Another question for you, what causes the state to change? In looking at my events, I only have open as a value for state. Our Nessus install is relatively new, so I'm not sure if we would have anything with any other state. Prior to your answer, I was looking at the hasBeenMitigated field where I do have both true and false values. What's the difference between these fields?

0 Karma

nkeuning
Communicator

The state changes when 1) an open vulnerability is fixed (mitigated) OR 2) a previously fixed vulnerability is found again on the same machine. The possible states are open, reopened and fixed.

0 Karma

rrustong
Explorer

Thanks for confirming what I suspected. However, the reason I asked is because that doesn't seem to line up with my results. When looking at my tenable:sc:vuln events, 100% of them show state=open, with a small percentage of them where hasBeenMitigated=true. What would cause them to be true for hasBeenMitigated but remain in an open state?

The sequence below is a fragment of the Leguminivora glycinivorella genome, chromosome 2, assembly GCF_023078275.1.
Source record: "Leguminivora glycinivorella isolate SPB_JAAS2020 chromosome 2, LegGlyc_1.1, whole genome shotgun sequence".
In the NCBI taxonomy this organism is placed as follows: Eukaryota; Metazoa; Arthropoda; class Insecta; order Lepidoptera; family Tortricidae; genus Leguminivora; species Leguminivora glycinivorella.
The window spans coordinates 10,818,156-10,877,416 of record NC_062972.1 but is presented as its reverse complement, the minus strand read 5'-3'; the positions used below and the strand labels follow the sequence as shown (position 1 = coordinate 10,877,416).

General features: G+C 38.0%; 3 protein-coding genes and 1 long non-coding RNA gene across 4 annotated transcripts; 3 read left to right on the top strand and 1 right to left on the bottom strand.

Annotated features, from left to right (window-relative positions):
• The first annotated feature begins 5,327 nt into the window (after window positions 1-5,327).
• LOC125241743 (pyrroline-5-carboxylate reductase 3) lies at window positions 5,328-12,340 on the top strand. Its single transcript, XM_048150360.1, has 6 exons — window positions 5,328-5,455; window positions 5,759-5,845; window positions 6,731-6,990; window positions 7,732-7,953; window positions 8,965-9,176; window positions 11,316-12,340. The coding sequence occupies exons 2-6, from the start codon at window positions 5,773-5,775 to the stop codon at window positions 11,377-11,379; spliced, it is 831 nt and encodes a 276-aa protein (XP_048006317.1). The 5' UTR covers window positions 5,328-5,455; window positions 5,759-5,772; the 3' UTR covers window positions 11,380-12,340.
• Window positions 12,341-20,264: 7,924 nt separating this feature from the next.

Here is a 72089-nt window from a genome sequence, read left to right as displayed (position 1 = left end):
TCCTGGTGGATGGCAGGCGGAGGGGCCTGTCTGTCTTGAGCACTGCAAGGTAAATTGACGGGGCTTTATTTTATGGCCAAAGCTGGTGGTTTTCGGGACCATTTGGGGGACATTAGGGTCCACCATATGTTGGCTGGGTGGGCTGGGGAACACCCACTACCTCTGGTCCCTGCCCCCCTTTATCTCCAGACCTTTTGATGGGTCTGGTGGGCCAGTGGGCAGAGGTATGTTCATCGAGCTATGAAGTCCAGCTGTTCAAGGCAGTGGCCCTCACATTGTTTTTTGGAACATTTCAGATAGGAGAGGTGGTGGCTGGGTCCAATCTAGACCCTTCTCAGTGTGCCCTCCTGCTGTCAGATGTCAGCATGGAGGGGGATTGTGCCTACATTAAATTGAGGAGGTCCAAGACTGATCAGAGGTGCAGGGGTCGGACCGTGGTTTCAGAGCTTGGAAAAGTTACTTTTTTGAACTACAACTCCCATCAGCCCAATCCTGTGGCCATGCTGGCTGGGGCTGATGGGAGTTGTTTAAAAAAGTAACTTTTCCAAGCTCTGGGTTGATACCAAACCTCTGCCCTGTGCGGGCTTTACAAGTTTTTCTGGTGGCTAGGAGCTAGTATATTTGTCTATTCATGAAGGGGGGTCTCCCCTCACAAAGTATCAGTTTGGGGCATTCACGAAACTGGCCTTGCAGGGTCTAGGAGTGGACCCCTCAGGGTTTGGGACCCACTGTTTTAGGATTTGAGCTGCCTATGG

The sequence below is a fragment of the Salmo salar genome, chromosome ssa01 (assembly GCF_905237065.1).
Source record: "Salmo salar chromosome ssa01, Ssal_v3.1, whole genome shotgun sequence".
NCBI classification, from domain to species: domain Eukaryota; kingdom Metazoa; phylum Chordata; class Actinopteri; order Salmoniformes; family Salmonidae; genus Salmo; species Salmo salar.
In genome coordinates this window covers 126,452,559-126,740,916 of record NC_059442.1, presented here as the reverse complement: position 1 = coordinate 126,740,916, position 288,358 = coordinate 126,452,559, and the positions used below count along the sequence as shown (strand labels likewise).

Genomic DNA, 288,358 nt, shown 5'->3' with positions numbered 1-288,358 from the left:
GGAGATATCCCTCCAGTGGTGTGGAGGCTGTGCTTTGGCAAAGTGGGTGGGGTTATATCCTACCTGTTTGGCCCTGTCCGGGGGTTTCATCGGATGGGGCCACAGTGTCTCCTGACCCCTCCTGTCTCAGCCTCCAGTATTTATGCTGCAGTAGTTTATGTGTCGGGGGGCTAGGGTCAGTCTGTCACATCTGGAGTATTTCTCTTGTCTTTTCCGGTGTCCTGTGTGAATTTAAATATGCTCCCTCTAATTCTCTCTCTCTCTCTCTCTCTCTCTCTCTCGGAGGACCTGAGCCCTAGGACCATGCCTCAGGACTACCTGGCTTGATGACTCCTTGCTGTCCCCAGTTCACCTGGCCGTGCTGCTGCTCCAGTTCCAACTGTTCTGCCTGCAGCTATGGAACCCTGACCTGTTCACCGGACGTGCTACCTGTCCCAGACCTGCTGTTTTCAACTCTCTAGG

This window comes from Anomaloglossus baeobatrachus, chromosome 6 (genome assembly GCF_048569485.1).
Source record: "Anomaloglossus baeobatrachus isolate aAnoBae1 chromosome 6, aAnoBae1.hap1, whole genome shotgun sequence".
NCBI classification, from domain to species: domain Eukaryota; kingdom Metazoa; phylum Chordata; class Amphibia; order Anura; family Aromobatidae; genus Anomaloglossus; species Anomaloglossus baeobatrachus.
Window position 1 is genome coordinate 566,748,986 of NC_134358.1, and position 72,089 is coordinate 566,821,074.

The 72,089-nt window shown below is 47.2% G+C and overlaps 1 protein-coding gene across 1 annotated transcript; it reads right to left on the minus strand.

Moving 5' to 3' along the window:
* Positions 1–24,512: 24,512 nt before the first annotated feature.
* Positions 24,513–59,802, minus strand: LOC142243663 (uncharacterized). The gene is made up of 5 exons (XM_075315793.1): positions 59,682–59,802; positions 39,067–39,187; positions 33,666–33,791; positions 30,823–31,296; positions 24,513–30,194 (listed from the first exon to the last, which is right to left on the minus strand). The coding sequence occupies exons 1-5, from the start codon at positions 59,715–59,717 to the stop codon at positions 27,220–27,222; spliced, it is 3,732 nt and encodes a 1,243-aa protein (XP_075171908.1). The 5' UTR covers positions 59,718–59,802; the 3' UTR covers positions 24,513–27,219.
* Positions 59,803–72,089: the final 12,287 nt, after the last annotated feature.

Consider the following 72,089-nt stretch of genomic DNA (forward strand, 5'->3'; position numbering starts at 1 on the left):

0 Karma

nkeuning
Communicator

I'm checking with the dev team. It looks like there may be a logic issue. If we pull data from the cumulative view we get what are otherwise active vulns. These fall into open or reopened. open should be when hasBeenMitigated == false/0 and reopened should be when hasBeenMitigated == true/1. Thanks for double clicking into this. Can you please open a support case with Tenable so we can track this appropriately?

0 Karma

nkeuning
Communicator

That is correct, we need the retention policy to be very long on our index. This will stay a requirement moving forward as it is the only way to bring the size of our data in splunk down to a manageable level and report the state of vulnerabilities. This will improve some in our next major release as we improve usability of our data.

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rrustong
Explorer

Can you give me any hints on how it will be improved? I'm trying to determine if I should stick with this version or go with the Splunk-built version. I'm sure you can't give dates, but any idea how far out the new version is? weeks? months? a year?

0 Karma

nkeuning
Communicator

The theme of the next release is simpler searching of the data structures and improved tracking of state information and assets. No timeline yet as we are still in planning phases.